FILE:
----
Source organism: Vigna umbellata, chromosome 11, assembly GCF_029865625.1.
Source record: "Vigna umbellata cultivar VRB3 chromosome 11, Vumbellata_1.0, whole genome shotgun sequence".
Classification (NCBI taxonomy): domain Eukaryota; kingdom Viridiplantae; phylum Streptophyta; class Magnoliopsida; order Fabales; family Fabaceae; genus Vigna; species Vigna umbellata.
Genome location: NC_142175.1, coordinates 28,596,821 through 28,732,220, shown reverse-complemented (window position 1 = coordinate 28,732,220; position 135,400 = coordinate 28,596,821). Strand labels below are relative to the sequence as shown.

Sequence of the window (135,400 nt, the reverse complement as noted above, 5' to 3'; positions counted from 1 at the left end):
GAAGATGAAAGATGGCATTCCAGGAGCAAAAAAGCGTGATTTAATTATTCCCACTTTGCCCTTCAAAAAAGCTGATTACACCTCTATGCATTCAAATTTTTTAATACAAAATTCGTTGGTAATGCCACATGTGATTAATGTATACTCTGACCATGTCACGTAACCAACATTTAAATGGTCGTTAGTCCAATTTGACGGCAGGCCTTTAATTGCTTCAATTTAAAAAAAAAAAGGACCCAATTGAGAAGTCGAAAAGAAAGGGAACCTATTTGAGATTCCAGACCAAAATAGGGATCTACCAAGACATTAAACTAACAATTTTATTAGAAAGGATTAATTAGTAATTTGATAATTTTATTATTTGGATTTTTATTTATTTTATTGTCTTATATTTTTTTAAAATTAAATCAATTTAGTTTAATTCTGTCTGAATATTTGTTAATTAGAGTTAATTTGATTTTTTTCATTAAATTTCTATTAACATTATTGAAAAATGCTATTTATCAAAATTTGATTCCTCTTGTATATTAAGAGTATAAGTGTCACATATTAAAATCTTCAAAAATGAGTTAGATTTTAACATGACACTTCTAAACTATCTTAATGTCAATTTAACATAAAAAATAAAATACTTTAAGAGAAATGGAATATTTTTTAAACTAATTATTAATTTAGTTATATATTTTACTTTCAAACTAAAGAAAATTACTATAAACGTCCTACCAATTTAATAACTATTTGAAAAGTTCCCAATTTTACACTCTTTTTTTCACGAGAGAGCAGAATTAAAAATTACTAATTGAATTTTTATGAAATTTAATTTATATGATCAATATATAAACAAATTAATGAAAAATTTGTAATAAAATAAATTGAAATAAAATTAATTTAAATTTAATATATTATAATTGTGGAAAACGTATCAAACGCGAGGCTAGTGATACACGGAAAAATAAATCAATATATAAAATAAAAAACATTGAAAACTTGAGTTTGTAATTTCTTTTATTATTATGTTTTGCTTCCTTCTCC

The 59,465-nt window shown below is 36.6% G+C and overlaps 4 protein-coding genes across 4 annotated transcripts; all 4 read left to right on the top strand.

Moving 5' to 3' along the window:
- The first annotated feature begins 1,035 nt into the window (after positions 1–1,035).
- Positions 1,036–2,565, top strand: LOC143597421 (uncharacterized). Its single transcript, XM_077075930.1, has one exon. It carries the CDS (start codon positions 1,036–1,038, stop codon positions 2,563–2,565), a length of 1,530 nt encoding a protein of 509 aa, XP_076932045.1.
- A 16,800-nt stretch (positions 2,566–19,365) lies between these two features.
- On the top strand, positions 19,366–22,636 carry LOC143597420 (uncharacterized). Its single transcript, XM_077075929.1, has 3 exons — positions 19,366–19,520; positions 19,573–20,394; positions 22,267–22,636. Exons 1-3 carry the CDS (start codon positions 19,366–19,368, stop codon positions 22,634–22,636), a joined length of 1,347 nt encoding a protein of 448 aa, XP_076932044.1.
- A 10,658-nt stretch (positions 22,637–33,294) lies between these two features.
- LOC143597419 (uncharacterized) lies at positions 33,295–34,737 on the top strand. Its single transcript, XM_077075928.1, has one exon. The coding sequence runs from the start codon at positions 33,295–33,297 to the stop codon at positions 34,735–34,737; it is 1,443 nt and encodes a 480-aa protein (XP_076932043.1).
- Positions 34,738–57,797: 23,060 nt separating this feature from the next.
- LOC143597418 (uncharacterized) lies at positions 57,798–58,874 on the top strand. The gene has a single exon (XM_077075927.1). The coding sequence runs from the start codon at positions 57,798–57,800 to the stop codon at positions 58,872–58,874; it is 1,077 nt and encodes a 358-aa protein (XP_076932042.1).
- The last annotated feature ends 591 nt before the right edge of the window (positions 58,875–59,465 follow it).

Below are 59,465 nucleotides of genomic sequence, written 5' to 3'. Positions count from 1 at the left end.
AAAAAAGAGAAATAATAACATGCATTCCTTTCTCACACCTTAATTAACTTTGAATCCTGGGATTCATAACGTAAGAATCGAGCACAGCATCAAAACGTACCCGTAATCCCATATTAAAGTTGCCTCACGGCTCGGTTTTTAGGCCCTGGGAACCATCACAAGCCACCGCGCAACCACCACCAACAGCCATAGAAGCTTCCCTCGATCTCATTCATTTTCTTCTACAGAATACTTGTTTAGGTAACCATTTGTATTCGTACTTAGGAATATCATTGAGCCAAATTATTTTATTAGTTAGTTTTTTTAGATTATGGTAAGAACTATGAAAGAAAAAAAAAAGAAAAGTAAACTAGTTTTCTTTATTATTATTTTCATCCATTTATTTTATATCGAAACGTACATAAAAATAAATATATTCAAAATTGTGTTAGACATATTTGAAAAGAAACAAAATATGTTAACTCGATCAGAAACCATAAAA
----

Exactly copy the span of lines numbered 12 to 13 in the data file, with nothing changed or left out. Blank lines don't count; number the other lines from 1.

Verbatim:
- On the top strand, positions 19,366–22,636 carry LOC143597420 (uncharacterized). Its single transcript, XM_077075929.1, has 3 exons — positions 19,366–19,520; positions 19,573–20,394; positions 22,267–22,636. Exons 1-3 carry the CDS (start codon positions 19,366–19,368, stop codon positions 22,634–22,636), a joined length of 1,347 nt encoding a protein of 448 aa, XP_076932044.1.
- A 10,658-nt stretch (positions 22,637–33,294) lies between these two features.